Thursday, March 06, 2014

A very happy meeting

Well, I can't say that the trip to Catterick was productive yesterday as Frankie (seen before and after the race) finished fifth of 16 (the fate of all good EW bets in a 16-runner handicap) so ended up with nothing to show for the outing; but it was very far from a bad trip too.  It was a thoroughly pleasant and straightforward outing, with the horse running respectably and with conditions, while not quite as springlike as those we appear to be getting used to 'down south', still remarkably clement for north Yorkshire in the first week of March.  And, as generally happens when one goes racing in Yorkshire, there were plenty of friendly faces with whom to spend the day.

Frankie again travelled and jumped with great elan yesterday.  The only disappointing thing was that he faded rather tamely at the end.  In the first two from the outset, he took up the lead leaving the back straight; and, turning in, he looked to have only one rival.  Disappointingly, he weakened after the second last, and ended up finishing only fifth.  In general, weak finishers tend to benefit from being ridden more quietly and/or running over shorter distances.  In his case, he really seems to relish racing prominently (not least because he seems to have much more confidence in his jumping if he has plenty of room) so I think that, for the time being, we'll restrict the changes to finding shorter races for him.

The real highlight of the day, though, was bumping into one of racing's nicest men, John Leadbetter, trainer of the only Scottish-trained Grand National winner (Rubstic, successful in 1979).  I probably hadn't seen John for a decade, and was really, really pleased when I was walking across the stable yard half an hour after Frankie's race, heard a familiar voice calling my name, and looked around to see him (pictured).  When I was a boy, the three local trainers, all based near Denholm, were Ken Oliver, Harry Bell and John Leadbetter, and John's a man whom I've liked and respected all my life.

John only ever trained a handful of generally very poor horses, and packed up training many years ago.  There used to be a lady living between Lilliesleaf and Galashiels called Mrs Napier who used to have horses with Ernie Weymes (and then Ernie's son John when he succeeded his father) and, after packing up training, John used to drive her to the races when she had a runner.  Every year or two I'd bump into them at the races somewhere in the north - but she must have died a good 10 years ago, and I hadn't seen John since then.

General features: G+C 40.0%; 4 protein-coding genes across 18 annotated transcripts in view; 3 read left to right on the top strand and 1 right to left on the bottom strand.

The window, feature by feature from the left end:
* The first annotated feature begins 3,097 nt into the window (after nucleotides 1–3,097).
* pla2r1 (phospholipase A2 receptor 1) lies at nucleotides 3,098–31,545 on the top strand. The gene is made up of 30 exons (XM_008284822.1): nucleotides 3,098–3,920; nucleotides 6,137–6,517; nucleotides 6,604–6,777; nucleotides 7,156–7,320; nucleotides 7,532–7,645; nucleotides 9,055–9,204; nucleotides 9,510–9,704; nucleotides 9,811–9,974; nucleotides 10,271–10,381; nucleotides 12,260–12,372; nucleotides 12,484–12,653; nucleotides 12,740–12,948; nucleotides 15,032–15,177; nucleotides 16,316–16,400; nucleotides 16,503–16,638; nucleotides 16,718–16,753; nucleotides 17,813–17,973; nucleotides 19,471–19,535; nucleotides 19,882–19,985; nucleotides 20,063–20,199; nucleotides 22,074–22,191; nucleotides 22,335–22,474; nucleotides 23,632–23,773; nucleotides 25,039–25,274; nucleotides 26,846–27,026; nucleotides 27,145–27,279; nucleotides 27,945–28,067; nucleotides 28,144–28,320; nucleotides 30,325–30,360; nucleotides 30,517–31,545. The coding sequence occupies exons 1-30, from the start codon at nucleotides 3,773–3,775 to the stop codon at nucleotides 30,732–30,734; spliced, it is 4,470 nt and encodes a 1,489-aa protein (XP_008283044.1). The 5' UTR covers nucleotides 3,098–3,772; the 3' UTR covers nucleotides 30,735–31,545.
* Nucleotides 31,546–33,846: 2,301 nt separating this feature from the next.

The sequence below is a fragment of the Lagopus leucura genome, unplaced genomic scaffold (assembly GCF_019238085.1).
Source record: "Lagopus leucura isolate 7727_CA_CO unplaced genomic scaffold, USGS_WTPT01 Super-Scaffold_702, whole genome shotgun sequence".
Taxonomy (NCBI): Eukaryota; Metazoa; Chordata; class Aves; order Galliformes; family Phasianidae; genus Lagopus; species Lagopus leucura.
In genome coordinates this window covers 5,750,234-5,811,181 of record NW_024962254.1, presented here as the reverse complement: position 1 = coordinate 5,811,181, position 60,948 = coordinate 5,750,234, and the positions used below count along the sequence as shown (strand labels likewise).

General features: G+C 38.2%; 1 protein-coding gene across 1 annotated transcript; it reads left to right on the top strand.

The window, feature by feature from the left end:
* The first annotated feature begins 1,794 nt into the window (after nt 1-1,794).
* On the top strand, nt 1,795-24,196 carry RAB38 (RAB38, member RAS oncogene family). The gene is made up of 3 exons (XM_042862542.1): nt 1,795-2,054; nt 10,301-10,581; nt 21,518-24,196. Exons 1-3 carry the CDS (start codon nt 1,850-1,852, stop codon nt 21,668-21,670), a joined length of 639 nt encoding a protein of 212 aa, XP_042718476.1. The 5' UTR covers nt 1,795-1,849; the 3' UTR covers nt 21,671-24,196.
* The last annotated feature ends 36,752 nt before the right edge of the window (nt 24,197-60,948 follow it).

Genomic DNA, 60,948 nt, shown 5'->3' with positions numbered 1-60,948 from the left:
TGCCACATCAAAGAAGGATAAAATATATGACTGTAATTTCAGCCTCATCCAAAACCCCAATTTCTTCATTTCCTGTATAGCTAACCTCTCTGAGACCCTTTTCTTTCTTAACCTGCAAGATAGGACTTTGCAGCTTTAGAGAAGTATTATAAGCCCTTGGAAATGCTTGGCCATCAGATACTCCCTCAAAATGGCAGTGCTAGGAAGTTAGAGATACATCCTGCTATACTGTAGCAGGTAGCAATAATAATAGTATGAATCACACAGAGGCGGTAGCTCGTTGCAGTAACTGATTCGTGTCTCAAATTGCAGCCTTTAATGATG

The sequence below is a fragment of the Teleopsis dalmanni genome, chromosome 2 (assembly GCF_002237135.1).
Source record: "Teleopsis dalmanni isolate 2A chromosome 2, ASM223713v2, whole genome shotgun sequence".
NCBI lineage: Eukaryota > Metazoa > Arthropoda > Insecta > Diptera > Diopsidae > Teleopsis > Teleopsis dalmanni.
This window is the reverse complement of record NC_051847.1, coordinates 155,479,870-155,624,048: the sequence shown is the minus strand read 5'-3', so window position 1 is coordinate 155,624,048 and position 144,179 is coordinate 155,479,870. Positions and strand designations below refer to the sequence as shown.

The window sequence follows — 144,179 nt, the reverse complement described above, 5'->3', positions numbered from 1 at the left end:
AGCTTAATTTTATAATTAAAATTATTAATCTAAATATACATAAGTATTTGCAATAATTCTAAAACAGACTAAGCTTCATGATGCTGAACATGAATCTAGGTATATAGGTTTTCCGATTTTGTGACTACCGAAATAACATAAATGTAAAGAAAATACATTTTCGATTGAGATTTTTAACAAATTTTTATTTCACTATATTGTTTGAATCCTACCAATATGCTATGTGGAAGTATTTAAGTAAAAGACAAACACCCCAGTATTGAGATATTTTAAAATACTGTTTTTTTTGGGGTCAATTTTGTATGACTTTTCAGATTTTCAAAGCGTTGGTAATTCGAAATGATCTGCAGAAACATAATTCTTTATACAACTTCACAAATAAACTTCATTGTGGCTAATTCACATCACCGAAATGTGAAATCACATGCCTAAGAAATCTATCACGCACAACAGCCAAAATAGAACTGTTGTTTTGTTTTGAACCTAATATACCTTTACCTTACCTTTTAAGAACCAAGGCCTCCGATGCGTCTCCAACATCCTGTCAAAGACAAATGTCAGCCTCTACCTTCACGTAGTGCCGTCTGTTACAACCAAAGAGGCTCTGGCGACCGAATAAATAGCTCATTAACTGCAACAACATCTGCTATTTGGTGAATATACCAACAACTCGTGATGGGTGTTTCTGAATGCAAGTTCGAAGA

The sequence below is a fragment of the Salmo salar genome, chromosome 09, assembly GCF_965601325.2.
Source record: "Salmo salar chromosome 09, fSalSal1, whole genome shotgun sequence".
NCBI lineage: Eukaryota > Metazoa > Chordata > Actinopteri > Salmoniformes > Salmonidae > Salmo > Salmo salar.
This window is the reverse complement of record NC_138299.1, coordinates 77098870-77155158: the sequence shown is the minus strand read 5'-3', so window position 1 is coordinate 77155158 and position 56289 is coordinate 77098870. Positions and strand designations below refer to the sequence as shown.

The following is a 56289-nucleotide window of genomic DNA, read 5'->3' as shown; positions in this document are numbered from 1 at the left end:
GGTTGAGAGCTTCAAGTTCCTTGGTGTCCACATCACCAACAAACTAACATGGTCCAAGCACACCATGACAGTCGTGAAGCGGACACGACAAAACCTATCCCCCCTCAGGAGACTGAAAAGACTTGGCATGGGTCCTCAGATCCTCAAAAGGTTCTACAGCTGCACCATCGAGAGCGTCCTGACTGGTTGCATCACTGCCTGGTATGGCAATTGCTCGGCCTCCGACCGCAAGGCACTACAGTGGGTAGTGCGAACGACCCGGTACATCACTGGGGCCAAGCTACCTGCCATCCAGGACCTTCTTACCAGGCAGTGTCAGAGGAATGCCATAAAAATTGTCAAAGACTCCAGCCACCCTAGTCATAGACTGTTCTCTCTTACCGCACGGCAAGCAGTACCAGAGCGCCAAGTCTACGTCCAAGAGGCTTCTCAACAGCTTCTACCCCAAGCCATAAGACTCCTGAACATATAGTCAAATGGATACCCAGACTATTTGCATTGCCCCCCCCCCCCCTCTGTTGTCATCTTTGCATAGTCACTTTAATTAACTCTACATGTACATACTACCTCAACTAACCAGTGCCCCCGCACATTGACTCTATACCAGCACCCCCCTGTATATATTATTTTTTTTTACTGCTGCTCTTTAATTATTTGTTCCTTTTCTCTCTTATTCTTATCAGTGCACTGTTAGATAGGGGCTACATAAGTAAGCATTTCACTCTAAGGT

Anyway, I was delighted to see him yesterday.  Funnily enough, I often think of him - not least because I see Angela Barnes (daughter of Rubstic's jockey Maurice Barnes, and pictured in the previous paragraph last October on Long Hill, on Tac De Boistron and alongside Alex Cairns on Jakkalberry) every day in Marco Botti's string - and had been thinking that I hoped that I'd bump into him again at some stage.  So it was a very happy meeting - particularly as he looks terrific, not really looking any older than when he trained the Grand National winner 35 years ago.  He had a runner in the hunters' chase yesterday, hence his presence: he said that he hardly ever goes to the races nowadays as he's hunting virtually every other day - which is a lovely thing to hear a man who must be in his 70s saying.  On which subject, I looked up in an old Directory of the Turf (1988) today to see if I could check John's age (I couldn't) and loved his answer to the question, 'Recreations': "Hunting Rubstic", an answer all the more lovely for the fact that Rubstic was aged 19 in 1988.  That's life after racing!

Two other highlights of the last couple of days were (a) yesterday making the acquaintance of a really lovely cat who lives in Catterick's stable yard (and whom I now think of as The Catterick Cat) and (b) today resuming riding out after my 30-day post-op absence from the saddle.  I had been expecting to feel out of place when resuming after such a long absence, but happily I didn't - although it must be said that I certainly made things very, very easy for myself: I only rode one horse, and that one horse was Frankie (ears seen looking out over  Lord Derby's field) who is an easy ride at any time, but particularly when merely going for a trot the day after a race.  Well, I wasn't going to make it too hard for myself, was I?  It's no good getting older if you don't get wiser!


neil kearns said...

Nice to see the return of the horses ears shots glad to had your back in action
See the rulers are hiding behind the drug testers rvery unsatisfactory

neil kearns said...

Moral dilemma is it acceptable to cheer for one of one,s favourite horses Dunguib when you know the hi that will follow if he wins ?